How do I recognize osteoarthritis? How is osteoarthritis treated? Do I need surgery? It’s completely normal that several questions come to mind when talking or thinking about the most common joint disease. Below we answer some of the most frequently asked questions on OA.
What are the early signs of osteoarthritis?
What should I do if I suspect osteoarthritis?
What is the cure for osteoarthritis?
Why do more women than men develop osteoarthritis?
Can I develop osteoarthritis in more than one joint?
Can exercise wear out my joints?
Why does my doctor say I need to start exercising?
What do I do if it hurts when I exercise?
I have osteoarthritis. Will I need surgery?
What happens if I don't get surgery?
When all the cartilage is gone, does the bone also begin to break down?
Is it possible to use TENS to relieve my OA pain?
- Joint pain, stiffness, or discomfort during or after activity
- Joint swelling
- Reduced range of motion and flexibility
Keep in mind that these symptoms do not necessarily indicate that you have osteoarthritis (OA). Similar symptoms may arise due to overtraining or be a sign of other joint diseases. Try to think if you are at risk of developing OA. Are you over 45 years old? Are you overweight? Does a close relative to you suffer from OA? Have you previously sustained a joint injury in the same joint that is giving you trouble? Has excess load been applied to the affected joint over a longer period (for example due to heavy lifting in the workplace)? If the answer is yes to one or more of these questions, your joint pain may be a sign of OA.
The first thing you should do if you are experiencing symptoms of OA is to contact your healthcare provider to make an appointment with a doctor or physiotherapist. If your symptoms are severe or your GP/physiotherapist isn’t certain of your diagnosis, you may be referred to an orthopaedic specialist for assessment.
Unfortunately, there is no universal “cure” for OA in the sense of there being a specific treatment undoing or stopping joint damage. However, this does not entail that it is impossible to live an active and healthy lifestyle with your OA. The first-line treatment recommended to all OA patients which includes patient education, weight loss (if necessary), and regular physical activity, can do wonders for alleviating OA symptoms. Our joints need a certain amount of exercise for joint health and exercise has the power to increase both mobility and strength and reduce joint pain. For most people with OA, first-line treatment is sufficient to improve their quality of life.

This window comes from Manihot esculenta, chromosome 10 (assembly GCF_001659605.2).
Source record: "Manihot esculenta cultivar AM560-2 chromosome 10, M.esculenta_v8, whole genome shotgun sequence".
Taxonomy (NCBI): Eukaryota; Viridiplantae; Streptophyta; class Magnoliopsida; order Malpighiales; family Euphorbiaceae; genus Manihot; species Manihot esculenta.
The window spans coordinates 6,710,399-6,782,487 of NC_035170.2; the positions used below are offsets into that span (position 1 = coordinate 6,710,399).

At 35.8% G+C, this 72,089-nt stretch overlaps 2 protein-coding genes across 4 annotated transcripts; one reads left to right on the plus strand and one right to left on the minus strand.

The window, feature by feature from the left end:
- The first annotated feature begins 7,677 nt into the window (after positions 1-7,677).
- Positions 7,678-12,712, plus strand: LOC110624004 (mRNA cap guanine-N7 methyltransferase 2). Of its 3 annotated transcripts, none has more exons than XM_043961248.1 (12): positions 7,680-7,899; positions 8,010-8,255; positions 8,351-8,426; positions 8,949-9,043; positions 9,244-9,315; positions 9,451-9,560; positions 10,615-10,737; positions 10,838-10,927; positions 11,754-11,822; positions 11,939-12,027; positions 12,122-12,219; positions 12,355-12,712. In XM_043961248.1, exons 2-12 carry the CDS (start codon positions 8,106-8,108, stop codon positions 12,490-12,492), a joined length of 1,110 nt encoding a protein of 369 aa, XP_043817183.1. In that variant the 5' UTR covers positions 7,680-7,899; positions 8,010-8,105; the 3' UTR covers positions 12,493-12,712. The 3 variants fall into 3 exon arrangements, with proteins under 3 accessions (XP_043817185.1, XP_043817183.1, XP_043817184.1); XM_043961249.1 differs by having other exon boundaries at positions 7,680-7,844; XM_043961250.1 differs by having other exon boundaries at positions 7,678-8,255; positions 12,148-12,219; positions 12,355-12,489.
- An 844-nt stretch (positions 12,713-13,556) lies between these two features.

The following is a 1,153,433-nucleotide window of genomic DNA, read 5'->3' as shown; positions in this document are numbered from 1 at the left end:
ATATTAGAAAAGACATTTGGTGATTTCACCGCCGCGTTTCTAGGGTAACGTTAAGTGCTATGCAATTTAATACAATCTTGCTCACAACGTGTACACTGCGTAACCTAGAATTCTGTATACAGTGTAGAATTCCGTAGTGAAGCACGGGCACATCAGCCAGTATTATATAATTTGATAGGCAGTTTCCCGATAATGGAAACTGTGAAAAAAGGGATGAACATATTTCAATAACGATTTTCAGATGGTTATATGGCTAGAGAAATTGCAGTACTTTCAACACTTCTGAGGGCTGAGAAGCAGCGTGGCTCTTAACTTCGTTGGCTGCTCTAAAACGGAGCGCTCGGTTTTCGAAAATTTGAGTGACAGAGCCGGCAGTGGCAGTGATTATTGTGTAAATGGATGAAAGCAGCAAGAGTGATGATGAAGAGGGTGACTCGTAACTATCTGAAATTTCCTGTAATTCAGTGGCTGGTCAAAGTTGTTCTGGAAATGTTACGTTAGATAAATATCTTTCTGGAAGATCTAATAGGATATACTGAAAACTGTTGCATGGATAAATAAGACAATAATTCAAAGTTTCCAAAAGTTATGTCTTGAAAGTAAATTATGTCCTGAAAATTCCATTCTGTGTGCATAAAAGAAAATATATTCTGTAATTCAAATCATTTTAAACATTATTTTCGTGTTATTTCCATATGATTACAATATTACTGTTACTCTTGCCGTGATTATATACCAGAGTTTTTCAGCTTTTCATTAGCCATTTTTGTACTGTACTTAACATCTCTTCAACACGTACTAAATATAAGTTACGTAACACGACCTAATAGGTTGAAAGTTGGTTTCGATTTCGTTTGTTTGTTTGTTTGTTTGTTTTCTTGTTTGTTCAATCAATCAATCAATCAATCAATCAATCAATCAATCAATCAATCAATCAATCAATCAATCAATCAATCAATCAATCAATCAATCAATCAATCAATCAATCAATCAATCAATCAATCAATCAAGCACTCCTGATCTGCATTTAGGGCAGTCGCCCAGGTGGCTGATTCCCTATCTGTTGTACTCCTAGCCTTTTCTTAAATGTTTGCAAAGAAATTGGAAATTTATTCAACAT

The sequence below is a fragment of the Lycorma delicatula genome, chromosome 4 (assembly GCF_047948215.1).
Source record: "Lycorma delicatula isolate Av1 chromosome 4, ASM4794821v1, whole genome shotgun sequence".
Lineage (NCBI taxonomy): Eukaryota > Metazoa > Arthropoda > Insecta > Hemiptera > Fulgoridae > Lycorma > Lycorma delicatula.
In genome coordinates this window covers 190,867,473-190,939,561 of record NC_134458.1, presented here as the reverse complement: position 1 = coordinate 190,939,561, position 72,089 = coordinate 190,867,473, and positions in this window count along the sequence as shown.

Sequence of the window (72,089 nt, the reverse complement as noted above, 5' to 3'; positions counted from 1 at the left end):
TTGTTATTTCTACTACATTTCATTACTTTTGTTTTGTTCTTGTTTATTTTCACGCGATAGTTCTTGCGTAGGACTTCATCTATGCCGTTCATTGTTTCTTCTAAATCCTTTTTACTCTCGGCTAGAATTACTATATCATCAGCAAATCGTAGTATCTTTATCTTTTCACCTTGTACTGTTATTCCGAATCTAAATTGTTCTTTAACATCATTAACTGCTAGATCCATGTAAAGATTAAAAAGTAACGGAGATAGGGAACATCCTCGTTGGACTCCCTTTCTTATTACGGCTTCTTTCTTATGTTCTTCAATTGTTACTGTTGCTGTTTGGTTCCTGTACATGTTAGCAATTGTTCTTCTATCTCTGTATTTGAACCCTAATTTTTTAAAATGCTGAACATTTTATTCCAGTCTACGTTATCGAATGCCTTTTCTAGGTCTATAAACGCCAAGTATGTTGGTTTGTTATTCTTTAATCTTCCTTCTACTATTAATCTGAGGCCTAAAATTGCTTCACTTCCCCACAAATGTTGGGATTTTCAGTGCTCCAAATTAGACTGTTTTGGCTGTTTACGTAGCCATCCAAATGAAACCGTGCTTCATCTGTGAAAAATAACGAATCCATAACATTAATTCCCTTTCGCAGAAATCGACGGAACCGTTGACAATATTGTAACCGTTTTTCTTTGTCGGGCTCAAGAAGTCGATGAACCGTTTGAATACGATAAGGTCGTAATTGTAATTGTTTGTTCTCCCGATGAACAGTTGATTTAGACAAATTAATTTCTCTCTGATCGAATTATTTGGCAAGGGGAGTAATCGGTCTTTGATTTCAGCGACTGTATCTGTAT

It is still unclear why women after a certain age (45+) are a lot more likely to develop OA than men, but researchers believe that women’s hormonal changes during menopause may contribute to the increased risk. However, there is yet no exact explanation as to why this is the case.
Yes, you can. It is not uncommon to suffer from OA in, for example, your knees, hips, and fingers at the same time.
OA is not a "wear and tear" disease as was once believed. On the contrary, lack of physical inactivity is a major problem today as our joints need to move to stay healthy. Of course, there are instances where too intense exercise causes joint overload, but if you aren't entirely sure how to exercise correctly, it can be a good idea to turn to a physiotherapist or an occupational therapist for advice.